Your rental car in Croatia is permitted on the local ferries, i.e., those going from the mainland to the islands and back. However, you cannot take your rental car across to Italy by ferry. Valid registration papers are required to be in the driver’s name for international ferries.
Local Tip: Book your car ferry tickets as soon as you arrive in Croatia or online. They fill up so fast, and you could be left waiting behind.
Avoid Unexpected Charges
The costs of hiring a car across the globe can be expensive, including in Croatia. Research to avoid getting caught by extra or unknown charges, especially with cheap car rental Croatia companies. Be sure to ask upfront about the following things.
- One-way hire fees
- Out-of-hours pick up and return
- Extra driver charges
- Exclusions for taking the car off-road
- Last-minute cancellation fees
- Additional costs for GPS and car seats
Compare car hire companies. When we first hired our vehicle in Croatia, I was shocked to see the price ranges for the exact vehicle. Now I always tell everyone to be sure to spend the time comparing costs between rental car suppliers. Even the cheapest car rental companies here in Croatia offer very well-maintained vehicles, so do not be worried about that.
Considering the above car rental Croatia tips, you are assured of a much better experience driving in Croatia.
Download this FREE app from iTunes from Hrvatski Auto Klub (Croatian Auto Club). It provides detailed traffic and travel information and roadside assistance services and is available in English, German, Italian and Croatian.
Ask Your Car Rental Company In Croatia About…
- If the car requires diesel or petrol, trust me; it’s an expensive mistake. I did it once
- Local tips and suggestions when it comes to the scenic routes for your journey
- Additional expenses (if any) for driving across the border to Italy, Hungary, etc.
- Ask about road signs that you need to be aware of
- Young-driver surcharges
- Discount car rental companies often have offices at each airport. Ask about the one-way drive fee if you don’t plan to return the car to the place of hire
What Kind Of Car Should You Rent?
Go for the smallest car possible. Parking spaces are tight here, so that’ll give you an advantage.
For families, you’ll need to go slightly bigger and rent a car with adequate space for your luggage. Look for the display showing how many bags and people can fit inside.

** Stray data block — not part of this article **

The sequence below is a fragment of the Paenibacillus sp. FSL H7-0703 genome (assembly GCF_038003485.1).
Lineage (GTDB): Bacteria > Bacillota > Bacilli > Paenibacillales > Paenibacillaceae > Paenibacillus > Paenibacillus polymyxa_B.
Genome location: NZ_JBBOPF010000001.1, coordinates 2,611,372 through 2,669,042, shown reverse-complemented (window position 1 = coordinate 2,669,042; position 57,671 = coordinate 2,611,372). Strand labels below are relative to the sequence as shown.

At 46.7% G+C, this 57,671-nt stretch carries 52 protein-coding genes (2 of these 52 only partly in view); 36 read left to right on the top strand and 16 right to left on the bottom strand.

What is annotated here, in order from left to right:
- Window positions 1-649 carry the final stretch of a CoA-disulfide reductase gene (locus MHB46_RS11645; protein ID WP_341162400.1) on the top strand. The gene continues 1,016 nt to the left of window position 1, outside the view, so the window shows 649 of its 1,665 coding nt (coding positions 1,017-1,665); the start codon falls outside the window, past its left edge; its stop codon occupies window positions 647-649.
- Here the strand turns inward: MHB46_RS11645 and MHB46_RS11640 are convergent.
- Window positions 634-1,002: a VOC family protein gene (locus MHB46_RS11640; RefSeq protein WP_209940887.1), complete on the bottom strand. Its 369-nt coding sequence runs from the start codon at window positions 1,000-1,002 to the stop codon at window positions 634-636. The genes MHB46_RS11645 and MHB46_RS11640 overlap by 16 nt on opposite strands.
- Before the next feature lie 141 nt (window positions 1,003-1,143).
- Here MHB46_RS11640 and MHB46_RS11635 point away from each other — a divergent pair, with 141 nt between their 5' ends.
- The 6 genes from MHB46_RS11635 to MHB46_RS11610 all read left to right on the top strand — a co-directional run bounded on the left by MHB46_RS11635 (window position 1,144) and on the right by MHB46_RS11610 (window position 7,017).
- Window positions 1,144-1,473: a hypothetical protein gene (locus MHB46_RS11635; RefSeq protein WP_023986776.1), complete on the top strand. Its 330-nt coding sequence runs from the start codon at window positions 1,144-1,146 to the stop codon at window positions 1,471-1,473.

Vans are available for groups. They do have the most room but remember; they are much harder to park in the cities. So, maybe book a private transfer with Octopus Transfers Croatia instead.
What Is The Alcohol Limit On Croatian Roads?
The Blood Alcohol Limit is 0.05% percent for those over 24 (0.00% for those under 24). Be safe and smart, and try not to drink anything while driving in Croatia.
Which Documents Do You Need When Driving In Croatia?
You will always need to keep the vehicle registration and insurance paperwork in the car. Please leave them in the glove box for easy access in case you’re asked for them.
Which Driving License Will You Need?
American visitors might wonder, “can you drive in Croatia with a US license?” The answer is pretty straightforward and applies to all foreign visitors.
International licenses are valid within Croatia when used in conjunction with an international driver’s permit. In my experience (and many others I know), rental car companies in Croatia don’t ask for an international driver’s license. Still, I would not take a risk and obtain one before you start your vacation.
Also, these licenses are valid for the first six months only. If you plan to stay longer, both must obtain a Croatian driving license after this grace period has lapsed.
Do You Need A Special Border-Crossing Card To Enter Bosnia-Herzegovina?
Short answer. No. Bosnia-Herzegovina and Montenegro are included in the green card that your car rental insurance company supplies for travel within Croatia. Some rental car companies try to charge you extra, but it is not required. You can read more about it on the National Green Card Bureau website to avoid being scammed into paying extra.